There is a sense of pervading dread during this meeting, and this feeling is only exacerbated as the film goes on. Nearly every scene uses just one shot, during many of which the camera sits stationary. These extended takes add a sense of realism to the proceedings, and they are incredibly effective at portraying the thoughts and emotions of those on screen.

There is one scene in particular that I will never forget. At one point in the film, Otilia takes a brief excursion to go to a dinner party hosted by her boyfriend’s family. Despite Otilia’s insistence that she has urgent plans of her own, the boyfriend, Adi (Alexandru Potocean), refuses to take no for an answer. When she arrives at the party, everyone there is lively, talking loudly, drinking and having a great time. As this happens, we watch Otilia sitting at the table, quiet and alone in her thoughts despite being surrounded by others. The static camera sits at the opposite end of the table, and for what feels like hours we sit there right along with her. To an outsider, this scene could appear tedious and boring. For the rest of us, it is an exercise in exhaustion. We know exactly what is going through Otilia’s mind. She is thinking about her friend alone in the hotel room, wondering if she is okay. She is remembering the abortion from just hours ago while also considering what she had to do to help her friend. These are difficult enough thoughts as is, and it doesn’t help that this is her first time meeting her boyfriend’s parents and family. This scene lasts for several minutes, and as it went on I began growing more and more restless. There is the sense that Otilia might snap at any moment, and it’s just a matter of waiting to see if it will happen or not.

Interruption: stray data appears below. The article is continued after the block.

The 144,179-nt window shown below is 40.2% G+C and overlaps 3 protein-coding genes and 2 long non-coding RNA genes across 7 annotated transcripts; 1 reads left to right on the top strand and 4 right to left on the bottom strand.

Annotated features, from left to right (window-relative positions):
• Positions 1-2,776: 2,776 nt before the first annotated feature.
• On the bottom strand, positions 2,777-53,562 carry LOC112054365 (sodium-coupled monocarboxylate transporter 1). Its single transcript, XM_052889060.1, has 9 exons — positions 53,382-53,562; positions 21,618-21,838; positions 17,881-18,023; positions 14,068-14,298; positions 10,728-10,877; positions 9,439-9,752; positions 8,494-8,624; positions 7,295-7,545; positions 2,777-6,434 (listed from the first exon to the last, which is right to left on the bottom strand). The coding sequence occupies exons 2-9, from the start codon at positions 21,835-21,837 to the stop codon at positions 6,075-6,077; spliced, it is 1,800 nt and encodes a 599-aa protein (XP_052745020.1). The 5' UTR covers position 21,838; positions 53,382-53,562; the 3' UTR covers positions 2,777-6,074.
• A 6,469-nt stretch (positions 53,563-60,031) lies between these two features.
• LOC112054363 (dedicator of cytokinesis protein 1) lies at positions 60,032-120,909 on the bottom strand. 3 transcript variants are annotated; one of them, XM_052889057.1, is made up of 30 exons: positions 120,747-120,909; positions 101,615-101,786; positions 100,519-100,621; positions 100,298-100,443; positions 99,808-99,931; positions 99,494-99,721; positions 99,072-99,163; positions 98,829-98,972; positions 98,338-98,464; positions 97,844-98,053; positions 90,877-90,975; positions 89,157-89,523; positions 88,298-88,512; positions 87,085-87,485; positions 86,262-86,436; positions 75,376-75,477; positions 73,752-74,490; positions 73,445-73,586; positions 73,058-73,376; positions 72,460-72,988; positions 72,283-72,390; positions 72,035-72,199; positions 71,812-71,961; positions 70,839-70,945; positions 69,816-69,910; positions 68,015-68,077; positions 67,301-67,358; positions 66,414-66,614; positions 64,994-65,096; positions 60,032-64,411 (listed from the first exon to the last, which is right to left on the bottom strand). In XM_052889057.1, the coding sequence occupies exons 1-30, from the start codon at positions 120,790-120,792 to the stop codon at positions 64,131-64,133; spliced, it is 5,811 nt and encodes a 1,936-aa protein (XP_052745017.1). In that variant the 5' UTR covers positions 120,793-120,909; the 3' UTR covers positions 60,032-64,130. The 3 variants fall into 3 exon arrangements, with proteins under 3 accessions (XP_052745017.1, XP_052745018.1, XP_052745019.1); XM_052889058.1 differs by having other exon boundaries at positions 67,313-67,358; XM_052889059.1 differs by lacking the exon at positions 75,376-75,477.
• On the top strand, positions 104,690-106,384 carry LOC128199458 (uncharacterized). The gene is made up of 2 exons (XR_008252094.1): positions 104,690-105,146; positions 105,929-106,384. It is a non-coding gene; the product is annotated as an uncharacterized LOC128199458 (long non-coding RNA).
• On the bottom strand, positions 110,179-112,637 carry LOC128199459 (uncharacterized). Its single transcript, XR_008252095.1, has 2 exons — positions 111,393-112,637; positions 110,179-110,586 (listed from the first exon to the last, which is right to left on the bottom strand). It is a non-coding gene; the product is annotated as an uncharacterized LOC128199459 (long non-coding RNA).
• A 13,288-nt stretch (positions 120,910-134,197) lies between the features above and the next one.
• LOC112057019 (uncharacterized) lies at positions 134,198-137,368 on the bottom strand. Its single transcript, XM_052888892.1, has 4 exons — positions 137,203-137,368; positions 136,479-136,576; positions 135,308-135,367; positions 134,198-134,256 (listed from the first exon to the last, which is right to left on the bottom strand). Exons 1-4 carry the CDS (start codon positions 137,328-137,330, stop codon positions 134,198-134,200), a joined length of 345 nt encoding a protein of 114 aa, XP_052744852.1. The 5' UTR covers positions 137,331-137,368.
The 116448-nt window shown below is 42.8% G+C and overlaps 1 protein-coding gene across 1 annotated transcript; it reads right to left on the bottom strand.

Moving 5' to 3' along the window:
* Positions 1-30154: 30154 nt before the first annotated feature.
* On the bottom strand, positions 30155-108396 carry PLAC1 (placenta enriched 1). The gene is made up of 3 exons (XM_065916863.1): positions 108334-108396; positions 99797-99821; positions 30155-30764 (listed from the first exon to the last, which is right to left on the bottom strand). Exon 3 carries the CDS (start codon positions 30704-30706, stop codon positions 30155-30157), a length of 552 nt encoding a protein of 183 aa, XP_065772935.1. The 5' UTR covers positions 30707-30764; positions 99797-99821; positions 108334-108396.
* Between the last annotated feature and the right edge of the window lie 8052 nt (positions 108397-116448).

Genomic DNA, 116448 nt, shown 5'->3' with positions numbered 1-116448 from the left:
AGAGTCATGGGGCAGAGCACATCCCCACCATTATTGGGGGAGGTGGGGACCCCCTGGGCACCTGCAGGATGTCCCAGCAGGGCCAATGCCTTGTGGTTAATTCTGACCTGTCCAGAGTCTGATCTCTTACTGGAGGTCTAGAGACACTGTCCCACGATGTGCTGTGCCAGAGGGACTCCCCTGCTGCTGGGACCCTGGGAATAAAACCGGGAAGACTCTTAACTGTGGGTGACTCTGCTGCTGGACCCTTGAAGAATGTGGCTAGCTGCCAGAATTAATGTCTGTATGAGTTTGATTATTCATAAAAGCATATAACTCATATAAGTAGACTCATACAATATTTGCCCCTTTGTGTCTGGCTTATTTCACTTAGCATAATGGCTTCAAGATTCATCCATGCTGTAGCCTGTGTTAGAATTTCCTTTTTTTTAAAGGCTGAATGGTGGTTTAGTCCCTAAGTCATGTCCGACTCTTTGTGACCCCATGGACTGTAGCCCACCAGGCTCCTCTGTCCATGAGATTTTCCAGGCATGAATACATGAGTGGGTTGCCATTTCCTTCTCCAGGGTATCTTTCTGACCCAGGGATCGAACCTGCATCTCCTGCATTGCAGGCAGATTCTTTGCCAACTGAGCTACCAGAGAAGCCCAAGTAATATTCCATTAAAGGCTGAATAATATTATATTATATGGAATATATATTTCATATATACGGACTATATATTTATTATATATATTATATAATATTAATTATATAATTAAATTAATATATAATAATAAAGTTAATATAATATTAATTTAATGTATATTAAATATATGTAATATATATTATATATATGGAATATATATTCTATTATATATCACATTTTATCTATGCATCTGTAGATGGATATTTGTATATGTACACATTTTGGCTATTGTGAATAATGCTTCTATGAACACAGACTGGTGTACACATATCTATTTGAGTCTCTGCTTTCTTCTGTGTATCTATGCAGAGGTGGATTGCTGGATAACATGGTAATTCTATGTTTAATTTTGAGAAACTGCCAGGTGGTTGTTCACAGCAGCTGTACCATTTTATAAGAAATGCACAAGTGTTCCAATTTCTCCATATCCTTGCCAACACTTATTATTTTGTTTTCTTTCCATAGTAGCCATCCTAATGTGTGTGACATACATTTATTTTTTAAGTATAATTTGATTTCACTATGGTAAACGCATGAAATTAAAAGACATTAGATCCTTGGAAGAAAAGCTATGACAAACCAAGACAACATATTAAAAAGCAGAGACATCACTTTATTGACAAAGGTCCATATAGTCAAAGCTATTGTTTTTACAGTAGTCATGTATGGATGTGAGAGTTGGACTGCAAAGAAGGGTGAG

4 Months, 3 Weeks and 2 Days [2007]

The entire film is set up like this, making for one of the most uncomfortable viewings I have had in some time. There is no score either, which adds even more to that on-edge feeling.